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The citizens of Kolkata and other metro cities who watched West Bengal chief minister Mamata Banerjee storming out of a television show may have described her behaviour as “madness." The chief minister, a key ally of Congress in the United Progressive Alliance (UPA), has already earned the nickname of being “an irritant" and “insane"- at least among some Congress leaders, media persons and also a large section of English newspaper reading and television-watching urban population.

A file photo of West Bangal chief minister Mamata Banerjee.

Even before winning the 2011 West Bengal election with a landslide majority, ending the more-than-three decades-old Left rule, Banerjee’s behaviour in public was unusual and looked immature. She had once flung papers at then deputy speaker Charanjit Singh Atwal for not being “allowed to speak" in the Lok Sabha. Furious, she had announced her resignation as a member of parliament (MP). But she sent the letter to the deputy speaker knowing full well that only first time MPs can send their resignation to the deputy speaker. Being a senior parliamentarian, she should have sent it to the speaker. The resignation was rejected on technical grounds. However, her attempt to get the popular attention on the issue of Bangladeshi migration into West Bengal had been a huge success.

The same seems to be the case with her recent walk out of the CNN-IBN studio. The urban population may cringe at such behavior. But Banerjee’s rural support base gets excited at the “snub" their leader has given the “English-speaking elite." Her government’s move to further delay or drop the Special Economic Zone projects for IT companies Infosys and Wipro indicates that she does not care about the urban elite. Her actions may look weird, or even stupid. But beneath the surface, there is a certain logic and clever manipulation to cultivate her image.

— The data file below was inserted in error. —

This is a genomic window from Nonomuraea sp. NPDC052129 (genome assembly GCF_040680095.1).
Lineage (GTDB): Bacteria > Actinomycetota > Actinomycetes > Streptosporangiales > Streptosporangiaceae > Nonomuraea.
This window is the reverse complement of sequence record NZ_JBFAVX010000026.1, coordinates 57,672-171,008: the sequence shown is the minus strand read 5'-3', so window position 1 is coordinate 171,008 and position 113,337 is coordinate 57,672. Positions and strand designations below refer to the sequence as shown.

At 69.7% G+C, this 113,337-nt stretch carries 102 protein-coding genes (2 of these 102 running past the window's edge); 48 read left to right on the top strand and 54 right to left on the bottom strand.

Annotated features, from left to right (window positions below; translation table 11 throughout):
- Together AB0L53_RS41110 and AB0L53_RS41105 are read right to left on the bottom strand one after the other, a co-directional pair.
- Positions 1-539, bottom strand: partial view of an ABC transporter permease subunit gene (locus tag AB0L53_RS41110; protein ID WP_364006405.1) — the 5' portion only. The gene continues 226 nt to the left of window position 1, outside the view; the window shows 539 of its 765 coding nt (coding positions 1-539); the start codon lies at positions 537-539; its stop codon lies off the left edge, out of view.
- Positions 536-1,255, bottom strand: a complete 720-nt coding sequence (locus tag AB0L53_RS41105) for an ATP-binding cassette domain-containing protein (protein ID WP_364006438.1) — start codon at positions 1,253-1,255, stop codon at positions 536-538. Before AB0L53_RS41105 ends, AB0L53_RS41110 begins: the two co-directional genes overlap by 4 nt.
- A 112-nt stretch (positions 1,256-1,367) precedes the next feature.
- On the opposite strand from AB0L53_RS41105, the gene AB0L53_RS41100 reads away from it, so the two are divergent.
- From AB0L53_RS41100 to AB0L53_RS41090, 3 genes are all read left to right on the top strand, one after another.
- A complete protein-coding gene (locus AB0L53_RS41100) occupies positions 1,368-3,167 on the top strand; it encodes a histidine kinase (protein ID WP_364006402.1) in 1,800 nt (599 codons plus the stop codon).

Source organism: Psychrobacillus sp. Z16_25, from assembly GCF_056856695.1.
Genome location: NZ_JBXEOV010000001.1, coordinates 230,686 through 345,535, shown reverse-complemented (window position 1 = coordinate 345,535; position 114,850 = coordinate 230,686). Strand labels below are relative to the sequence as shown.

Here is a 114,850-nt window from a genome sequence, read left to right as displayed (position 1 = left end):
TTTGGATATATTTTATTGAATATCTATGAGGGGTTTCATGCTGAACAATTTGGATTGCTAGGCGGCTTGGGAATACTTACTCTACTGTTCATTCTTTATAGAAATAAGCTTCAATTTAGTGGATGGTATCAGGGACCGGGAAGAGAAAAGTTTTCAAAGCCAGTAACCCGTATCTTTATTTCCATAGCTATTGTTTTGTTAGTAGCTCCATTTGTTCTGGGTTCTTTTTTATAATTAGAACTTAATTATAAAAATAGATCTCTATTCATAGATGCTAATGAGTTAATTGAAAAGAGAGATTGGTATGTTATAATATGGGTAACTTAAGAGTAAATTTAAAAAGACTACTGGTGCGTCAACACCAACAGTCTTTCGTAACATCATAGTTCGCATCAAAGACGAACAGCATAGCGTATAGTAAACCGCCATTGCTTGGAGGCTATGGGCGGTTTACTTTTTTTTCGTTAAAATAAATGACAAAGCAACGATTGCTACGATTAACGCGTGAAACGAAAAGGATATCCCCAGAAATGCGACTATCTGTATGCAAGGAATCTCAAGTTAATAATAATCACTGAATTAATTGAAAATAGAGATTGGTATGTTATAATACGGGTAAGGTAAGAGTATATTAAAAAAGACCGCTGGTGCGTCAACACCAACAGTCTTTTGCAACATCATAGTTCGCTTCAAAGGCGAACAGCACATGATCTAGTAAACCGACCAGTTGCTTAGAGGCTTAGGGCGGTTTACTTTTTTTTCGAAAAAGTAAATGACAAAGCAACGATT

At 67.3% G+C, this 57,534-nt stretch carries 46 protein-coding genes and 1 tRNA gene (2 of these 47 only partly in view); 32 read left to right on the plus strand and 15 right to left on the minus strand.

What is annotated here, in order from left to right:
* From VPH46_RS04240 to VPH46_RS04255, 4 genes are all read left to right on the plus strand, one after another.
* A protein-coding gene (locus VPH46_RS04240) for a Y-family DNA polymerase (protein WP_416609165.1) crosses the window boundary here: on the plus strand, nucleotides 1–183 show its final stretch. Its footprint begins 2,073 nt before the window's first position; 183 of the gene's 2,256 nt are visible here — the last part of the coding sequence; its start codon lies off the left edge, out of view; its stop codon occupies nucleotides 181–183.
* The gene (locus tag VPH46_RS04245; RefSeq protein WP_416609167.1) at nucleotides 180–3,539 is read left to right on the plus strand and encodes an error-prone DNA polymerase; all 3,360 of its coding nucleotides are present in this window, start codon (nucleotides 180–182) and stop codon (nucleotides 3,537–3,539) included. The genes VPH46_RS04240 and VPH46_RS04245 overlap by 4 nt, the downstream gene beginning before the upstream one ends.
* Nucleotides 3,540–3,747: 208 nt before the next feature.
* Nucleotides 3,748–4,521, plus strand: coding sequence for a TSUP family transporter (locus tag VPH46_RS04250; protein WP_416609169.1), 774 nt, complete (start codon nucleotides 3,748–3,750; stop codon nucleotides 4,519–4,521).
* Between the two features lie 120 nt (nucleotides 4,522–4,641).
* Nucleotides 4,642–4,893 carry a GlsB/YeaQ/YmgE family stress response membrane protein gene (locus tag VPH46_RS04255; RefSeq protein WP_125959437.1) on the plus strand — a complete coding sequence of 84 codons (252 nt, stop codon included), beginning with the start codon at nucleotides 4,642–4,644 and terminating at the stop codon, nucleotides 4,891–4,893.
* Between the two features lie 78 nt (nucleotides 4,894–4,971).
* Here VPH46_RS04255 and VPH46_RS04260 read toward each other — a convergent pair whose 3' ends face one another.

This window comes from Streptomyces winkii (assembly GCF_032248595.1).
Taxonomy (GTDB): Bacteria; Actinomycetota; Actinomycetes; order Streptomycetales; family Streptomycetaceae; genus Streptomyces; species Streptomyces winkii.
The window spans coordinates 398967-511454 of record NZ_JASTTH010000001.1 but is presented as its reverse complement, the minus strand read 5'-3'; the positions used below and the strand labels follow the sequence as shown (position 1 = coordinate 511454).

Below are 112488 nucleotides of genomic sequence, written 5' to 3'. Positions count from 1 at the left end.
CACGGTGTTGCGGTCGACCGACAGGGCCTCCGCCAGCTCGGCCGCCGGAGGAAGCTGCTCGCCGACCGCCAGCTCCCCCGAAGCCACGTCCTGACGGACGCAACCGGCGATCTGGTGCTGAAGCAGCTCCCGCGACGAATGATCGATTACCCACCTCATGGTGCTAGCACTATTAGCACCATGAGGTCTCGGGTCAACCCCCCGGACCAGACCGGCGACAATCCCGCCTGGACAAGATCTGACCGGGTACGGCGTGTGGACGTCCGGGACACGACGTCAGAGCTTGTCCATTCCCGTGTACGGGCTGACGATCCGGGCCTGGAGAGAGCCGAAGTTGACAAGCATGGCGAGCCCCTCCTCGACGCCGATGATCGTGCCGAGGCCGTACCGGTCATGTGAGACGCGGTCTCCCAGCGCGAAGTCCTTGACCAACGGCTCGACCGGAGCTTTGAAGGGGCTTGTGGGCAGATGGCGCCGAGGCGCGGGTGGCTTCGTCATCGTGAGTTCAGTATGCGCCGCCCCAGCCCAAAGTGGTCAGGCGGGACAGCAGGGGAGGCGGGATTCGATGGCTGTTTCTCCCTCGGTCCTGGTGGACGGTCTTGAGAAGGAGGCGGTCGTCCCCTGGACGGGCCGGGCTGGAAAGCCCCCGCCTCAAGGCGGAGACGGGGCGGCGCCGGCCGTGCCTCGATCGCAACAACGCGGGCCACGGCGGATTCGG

The Trinamool Congress’s repeated victories in by-elections are proof of the success of Mamata Banerjee’s attempts to play victim. Banerjee and the TMC are likely to turn their move of opposing the United Progressive Alliance’s presidential candidate Pranab Mukherjee to its advantage, especially after archrival CPM decided to back the finance minister. Going by his electoral history, Mukherjee is not a popular leader in the state. “The CPM and the Congress joined hands against us," could be the TMC slogan in the villages. Some TMC leaders have already alleged that Mukherjee was trying to “block" the financial assistance to West Bengal, a factor which influenced their decision.

Banerjee’s jabs at the central government or the elite enthuse party workers and supporters in rural areas – be it on the issues of foreign direct investment, anti-graft Lokpal bill or Pension Fund Regulatory and Development Authority Bill.

Mamata Banerjee is not the first political leader who has successfully carved out such an image, appealing only to a select constituency. Former Bihar chief minister and RJD leader Lalu Prasad is a politician who deliberately cultivated a rustic image, which the urban class may have ridiculed, labeling him a buffoon. He used to publicly snub officials, including bureaucrats, calling them “budbuk" (idiot). In order to cash in on the Yadav image, he had maintained a cow stable in his official residences in Patna and in New Delhi. His Dalit supporters took extreme pleasure in hearing “one of them" denouncing “babus." Prasad won Bihar three times.

CPM veteran and former Kerala chief minister V.S. Achuthanandan’s public appearances in undershirt and dhoti and his drawling speeches played a key role in his wider mass appeal in the state. Such was his popularity that a disciplined party like the CPM had to succumb under public pressure whenever he violated party discipline.

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